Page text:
Wednesday, February 22, 2006

U.S. Men's Hockey Hopes Are Finnished

The Torino Games are the fourth in which American hockey star Chris Chelios has represented his country.  The grueling schedule is a challenge even for young legs, much less a 44-year-old defenseman.  Having his best interests in mind, Finland’s national team figured that the future Hall of Famer could use a few extra days off before his next game with the Detroit Red Wings.  Thanks to the Finns’ 4-3 quarterfinal victory, Chelios and his U.S. mates will have plenty of rest before resuming the NHL schedule.



The defeat capped a miserable performance in Italy for the Americans, four years after capturing the silver medal in Salt Lake City.  The U.S. team wound up 1-4-1, with all four losses decided by one goal.   The “close, but no cigar” results even spread to the American fans in attendance.  Attempting the “U-S-A” cheer, supporters consistently stumbled on the last letter.  On the bright side, due to a 4-1 victory in the qualifying round, the U.S. team simply owns Kazakhstan.



On the other hand, the victory continued a dominant run for the Finns, who are seeking the first ice hockey gold medal in the nation’s history.  Led by Anaheim star Teemu Seelane, Finland is now 6-0 in these Olympics.  Before today’s contest, the team had outscored its opponents 19-2.  In their quest for perfection, these Finns may emulate an unblemished group of Phins – the 1972 Miami Dolphins.  Reportedly, a Finland defeat would lead former Miami linebacker Nick Buoniconti to break out the champagne.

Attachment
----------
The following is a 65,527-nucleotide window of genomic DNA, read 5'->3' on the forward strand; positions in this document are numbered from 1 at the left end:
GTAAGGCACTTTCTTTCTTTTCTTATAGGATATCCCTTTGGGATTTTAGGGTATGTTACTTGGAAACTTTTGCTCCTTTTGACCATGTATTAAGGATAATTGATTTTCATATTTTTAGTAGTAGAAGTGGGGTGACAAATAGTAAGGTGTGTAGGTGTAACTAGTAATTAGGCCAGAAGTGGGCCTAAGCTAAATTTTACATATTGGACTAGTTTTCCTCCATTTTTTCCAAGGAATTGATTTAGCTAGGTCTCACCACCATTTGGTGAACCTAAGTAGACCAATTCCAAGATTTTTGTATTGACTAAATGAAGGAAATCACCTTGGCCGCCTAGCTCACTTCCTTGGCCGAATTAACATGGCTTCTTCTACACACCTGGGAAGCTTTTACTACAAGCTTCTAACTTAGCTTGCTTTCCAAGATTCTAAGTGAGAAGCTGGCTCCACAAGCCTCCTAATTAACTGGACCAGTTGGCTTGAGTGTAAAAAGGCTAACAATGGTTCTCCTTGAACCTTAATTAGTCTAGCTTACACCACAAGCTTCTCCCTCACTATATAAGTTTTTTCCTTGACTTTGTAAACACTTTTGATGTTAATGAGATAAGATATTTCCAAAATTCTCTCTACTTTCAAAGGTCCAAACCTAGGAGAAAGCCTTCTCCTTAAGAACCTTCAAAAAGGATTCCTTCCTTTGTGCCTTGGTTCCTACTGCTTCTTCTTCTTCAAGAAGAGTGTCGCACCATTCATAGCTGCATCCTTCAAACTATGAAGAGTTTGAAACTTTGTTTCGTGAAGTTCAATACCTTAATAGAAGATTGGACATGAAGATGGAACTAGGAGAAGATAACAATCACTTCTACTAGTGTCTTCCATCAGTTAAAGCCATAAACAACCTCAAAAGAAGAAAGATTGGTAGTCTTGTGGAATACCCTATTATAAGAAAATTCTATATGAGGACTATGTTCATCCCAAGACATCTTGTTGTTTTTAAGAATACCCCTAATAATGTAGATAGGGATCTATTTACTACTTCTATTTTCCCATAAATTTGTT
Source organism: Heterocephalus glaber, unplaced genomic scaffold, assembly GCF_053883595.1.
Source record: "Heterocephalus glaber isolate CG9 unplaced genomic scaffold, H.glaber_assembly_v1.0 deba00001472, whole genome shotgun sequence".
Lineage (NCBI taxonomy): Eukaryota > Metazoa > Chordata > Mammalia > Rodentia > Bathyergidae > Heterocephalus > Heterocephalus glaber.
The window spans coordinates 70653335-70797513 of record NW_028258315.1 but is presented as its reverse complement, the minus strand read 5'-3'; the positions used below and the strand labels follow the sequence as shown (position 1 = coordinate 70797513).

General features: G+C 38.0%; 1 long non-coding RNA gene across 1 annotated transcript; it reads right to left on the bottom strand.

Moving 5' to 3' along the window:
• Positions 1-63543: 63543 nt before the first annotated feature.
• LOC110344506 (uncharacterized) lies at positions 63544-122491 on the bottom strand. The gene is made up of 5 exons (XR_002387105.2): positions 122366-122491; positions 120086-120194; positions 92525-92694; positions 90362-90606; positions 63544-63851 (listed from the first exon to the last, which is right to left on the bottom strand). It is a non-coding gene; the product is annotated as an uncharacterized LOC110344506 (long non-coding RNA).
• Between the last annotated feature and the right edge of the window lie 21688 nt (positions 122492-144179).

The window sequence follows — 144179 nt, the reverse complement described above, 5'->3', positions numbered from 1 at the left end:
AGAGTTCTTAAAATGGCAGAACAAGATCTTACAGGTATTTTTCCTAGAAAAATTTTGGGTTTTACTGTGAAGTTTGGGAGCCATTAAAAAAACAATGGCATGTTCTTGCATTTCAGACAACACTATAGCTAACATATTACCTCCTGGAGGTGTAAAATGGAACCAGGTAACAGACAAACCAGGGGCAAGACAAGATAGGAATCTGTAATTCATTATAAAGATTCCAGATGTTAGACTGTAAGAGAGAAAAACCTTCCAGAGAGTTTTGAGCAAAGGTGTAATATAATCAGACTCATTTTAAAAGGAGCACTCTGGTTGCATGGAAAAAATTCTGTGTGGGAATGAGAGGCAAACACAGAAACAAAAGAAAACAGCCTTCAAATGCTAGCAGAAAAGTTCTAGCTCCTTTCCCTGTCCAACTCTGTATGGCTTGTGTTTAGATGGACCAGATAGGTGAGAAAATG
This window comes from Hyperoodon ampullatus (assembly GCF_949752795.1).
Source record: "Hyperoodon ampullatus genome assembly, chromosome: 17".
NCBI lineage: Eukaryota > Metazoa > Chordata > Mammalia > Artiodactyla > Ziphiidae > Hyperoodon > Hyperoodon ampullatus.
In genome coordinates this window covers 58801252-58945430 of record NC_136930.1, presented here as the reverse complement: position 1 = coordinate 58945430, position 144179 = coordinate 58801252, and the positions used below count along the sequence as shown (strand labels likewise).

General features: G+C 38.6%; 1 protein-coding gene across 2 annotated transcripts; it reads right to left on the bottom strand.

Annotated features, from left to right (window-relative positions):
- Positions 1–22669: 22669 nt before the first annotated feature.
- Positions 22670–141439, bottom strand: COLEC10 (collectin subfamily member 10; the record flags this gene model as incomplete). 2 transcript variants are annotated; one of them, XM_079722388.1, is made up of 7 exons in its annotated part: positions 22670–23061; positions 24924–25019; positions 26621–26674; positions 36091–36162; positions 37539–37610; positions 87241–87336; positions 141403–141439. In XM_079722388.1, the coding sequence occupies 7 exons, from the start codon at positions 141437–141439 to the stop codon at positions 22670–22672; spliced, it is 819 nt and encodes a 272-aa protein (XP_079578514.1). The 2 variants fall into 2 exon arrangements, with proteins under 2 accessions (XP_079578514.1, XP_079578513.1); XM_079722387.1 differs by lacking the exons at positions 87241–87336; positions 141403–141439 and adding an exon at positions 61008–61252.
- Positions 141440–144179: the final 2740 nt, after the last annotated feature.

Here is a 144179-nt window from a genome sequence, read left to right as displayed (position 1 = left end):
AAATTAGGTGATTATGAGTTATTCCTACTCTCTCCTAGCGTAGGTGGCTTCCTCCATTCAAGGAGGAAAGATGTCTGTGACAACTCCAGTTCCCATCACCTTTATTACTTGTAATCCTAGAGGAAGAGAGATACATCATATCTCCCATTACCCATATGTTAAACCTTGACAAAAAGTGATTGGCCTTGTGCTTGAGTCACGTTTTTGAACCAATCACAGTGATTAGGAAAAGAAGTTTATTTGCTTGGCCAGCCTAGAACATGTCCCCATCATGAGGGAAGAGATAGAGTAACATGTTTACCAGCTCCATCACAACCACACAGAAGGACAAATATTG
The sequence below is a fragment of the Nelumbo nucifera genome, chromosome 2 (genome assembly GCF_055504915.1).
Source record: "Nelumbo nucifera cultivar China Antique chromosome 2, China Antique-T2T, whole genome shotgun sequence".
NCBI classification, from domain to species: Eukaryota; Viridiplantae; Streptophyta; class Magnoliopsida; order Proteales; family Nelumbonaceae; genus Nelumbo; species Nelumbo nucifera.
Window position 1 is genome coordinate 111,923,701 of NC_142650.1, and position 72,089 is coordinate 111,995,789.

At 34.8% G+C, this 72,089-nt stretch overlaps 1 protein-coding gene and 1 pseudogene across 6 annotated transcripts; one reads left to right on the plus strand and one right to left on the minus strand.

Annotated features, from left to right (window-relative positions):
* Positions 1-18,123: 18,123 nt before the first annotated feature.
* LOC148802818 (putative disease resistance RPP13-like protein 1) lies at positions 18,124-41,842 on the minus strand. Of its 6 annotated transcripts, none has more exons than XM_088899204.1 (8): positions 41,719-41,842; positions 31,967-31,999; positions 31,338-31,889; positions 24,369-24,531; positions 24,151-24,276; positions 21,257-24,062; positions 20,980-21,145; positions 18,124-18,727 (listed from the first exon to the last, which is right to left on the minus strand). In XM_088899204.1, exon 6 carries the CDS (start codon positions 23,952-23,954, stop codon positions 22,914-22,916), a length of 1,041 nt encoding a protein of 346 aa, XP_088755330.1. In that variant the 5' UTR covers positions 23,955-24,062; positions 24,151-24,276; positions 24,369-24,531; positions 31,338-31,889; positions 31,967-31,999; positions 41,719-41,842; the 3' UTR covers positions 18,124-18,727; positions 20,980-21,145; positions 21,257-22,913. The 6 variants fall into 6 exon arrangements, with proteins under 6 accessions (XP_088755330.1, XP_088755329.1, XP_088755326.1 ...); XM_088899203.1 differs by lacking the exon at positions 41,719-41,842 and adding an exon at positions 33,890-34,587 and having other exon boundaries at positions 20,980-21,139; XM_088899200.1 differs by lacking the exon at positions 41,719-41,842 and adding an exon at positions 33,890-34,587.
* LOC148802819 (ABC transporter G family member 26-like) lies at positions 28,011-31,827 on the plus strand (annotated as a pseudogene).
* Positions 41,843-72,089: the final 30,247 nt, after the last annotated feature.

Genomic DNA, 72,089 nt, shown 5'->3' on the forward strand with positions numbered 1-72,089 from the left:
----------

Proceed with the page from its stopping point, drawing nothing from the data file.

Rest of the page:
Finland does enjoy a proud Olympic history, having hosted the Summer Games in Helsinki in 1952.  The nation was particularly successful in Olympic competition during the 1920s.  Distance runner Paavo Nurmi captured nine gold medals – equal to the number won by Mark Spitz and Carl Lewis many decades later.  Meanwhile, speed skater Clas Thunberg was dominant on his way to five gold medals.  His success made a huge gamble pay off for Nike, which spent millions on its ubiquitous “” advertisements.



The United States and Finland also share a significant connection in Olympic ice hockey history.  After shocking the Soviet Union in 1980, the U.S. still had to defeat the Finns to claim the gold medal.  Future Hall of Famer Jari Kurri and his Finnish mates led after two periods, but the Americans rallied for a 4-2 victory to complete the Miracle on Ice.  Unfortunately for this year’s U.S. team, no such magic was forthcoming.  As one player put it, “We just couldn’t get our Eruzione on.”



Geography may be the key for the U.S. men’s hockey team.  Its last gold medal was achieved in the magical run of 1980.  Those Olympics were held in Lake Placid, New York.  The only medal of any kind since then was the silver from the 2002 Salt Lake City games.  Therefore, it is crucial for the Americans’ chances to play in a U.S. city with “Lake” in its title.  Vancouver, the 2010 Winter Games host, is close enough to the U.S. that American hockey players could be fooled into thinking that it is part of the States.  The United States Olympic Committee could further the psychological ploy by referring to the host city as Lake Vancouver.



In reality, of course, the next host country is Canada, which suffered its own hockey disappointment today.  Its hopes to repeat as the gold medalist were dashed 2-0 by Russia.  As a result, there will still be a semifinal matchup between bordering nations.  Chances are, Russia vs. Finland isn’t the one that NBC wanted.